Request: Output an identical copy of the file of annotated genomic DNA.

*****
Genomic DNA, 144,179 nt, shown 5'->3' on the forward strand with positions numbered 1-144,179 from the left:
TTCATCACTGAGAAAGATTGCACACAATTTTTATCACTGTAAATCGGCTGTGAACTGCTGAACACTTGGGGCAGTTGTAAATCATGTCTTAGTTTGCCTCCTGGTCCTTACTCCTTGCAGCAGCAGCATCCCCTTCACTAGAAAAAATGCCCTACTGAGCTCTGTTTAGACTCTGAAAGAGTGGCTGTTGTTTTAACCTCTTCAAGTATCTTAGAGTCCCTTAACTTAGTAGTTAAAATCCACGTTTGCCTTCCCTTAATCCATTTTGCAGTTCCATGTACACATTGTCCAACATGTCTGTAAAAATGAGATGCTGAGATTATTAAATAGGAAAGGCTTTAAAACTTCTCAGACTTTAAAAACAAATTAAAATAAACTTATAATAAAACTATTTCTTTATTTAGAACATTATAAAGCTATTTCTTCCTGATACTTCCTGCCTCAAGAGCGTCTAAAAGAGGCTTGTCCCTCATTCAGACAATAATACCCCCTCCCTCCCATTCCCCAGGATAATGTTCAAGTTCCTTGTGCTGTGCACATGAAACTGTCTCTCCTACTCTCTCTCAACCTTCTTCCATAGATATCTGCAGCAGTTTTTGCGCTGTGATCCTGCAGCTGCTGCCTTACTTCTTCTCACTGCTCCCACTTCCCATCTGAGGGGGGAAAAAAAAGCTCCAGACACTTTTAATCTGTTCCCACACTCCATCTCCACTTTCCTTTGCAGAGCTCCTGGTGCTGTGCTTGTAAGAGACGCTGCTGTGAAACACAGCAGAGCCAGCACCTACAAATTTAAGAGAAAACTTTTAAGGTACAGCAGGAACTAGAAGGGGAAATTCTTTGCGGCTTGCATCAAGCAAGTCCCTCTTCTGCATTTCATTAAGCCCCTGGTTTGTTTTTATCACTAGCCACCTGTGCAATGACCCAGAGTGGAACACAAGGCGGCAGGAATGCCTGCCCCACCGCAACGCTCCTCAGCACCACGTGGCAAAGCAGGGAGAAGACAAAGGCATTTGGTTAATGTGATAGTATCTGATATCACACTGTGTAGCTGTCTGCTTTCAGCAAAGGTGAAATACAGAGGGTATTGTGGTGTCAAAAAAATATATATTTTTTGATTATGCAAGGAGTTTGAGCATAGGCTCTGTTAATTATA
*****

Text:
Genomic DNA, 144,179 nt, shown 5'->3' on the forward strand with positions numbered 1-144,179 from the left:
TTCATCACTGAGAAAGATTGCACACAATTTTTATCACTGTAAATCGGCTGTGAACTGCTGAACACTTGGGGCAGTTGTAAATCATGTCTTAGTTTGCCTCCTGGTCCTTACTCCTTGCAGCAGCAGCATCCCCTTCACTAGAAAAAATGCCCTACTGAGCTCTGTTTAGACTCTGAAAGAGTGGCTGTTGTTTTAACCTCTTCAAGTATCTTAGAGTCCCTTAACTTAGTAGTTAAAATCCACGTTTGCCTTCCCTTAATCCATTTTGCAGTTCCATGTACACATTGTCCAACATGTCTGTAAAAATGAGATGCTGAGATTATTAAATAGGAAAGGCTTTAAAACTTCTCAGACTTTAAAAACAAATTAAAATAAACTTATAATAAAACTATTTCTTTATTTAGAACATTATAAAGCTATTTCTTCCTGATACTTCCTGCCTCAAGAGCGTCTAAAAGAGGCTTGTCCCTCATTCAGACAATAATACCCCCTCCCTCCCATTCCCCAGGATAATGTTCAAGTTCCTTGTGCTGTGCACATGAAACTGTCTCTCCTACTCTCTCTCAACCTTCTTCCATAGATATCTGCAGCAGTTTTTGCGCTGTGATCCTGCAGCTGCTGCCTTACTTCTTCTCACTGCTCCCACTTCCCATCTGAGGGGGGAAAAAAAAGCTCCAGACACTTTTAATCTGTTCCCACACTCCATCTCCACTTTCCTTTGCAGAGCTCCTGGTGCTGTGCTTGTAAGAGACGCTGCTGTGAAACACAGCAGAGCCAGCACCTACAAATTTAAGAGAAAACTTTTAAGGTACAGCAGGAACTAGAAGGGGAAATTCTTTGCGGCTTGCATCAAGCAAGTCCCTCTTCTGCATTTCATTAAGCCCCTGGTTTGTTTTTATCACTAGCCACCTGTGCAATGACCCAGAGTGGAACACAAGGCGGCAGGAATGCCTGCCCCACCGCAACGCTCCTCAGCACCACGTGGCAAAGCAGGGAGAAGACAAAGGCATTTGGTTAATGTGATAGTATCTGATATCACACTGTGTAGCTGTCTGCTTTCAGCAAAGGTGAAATACAGAGGGTATTGTGGTGTCAAAAAAATATATATTTTTTGATTATGCAAGGAGTTTGAGCATAGGCTCTGTTAATTATA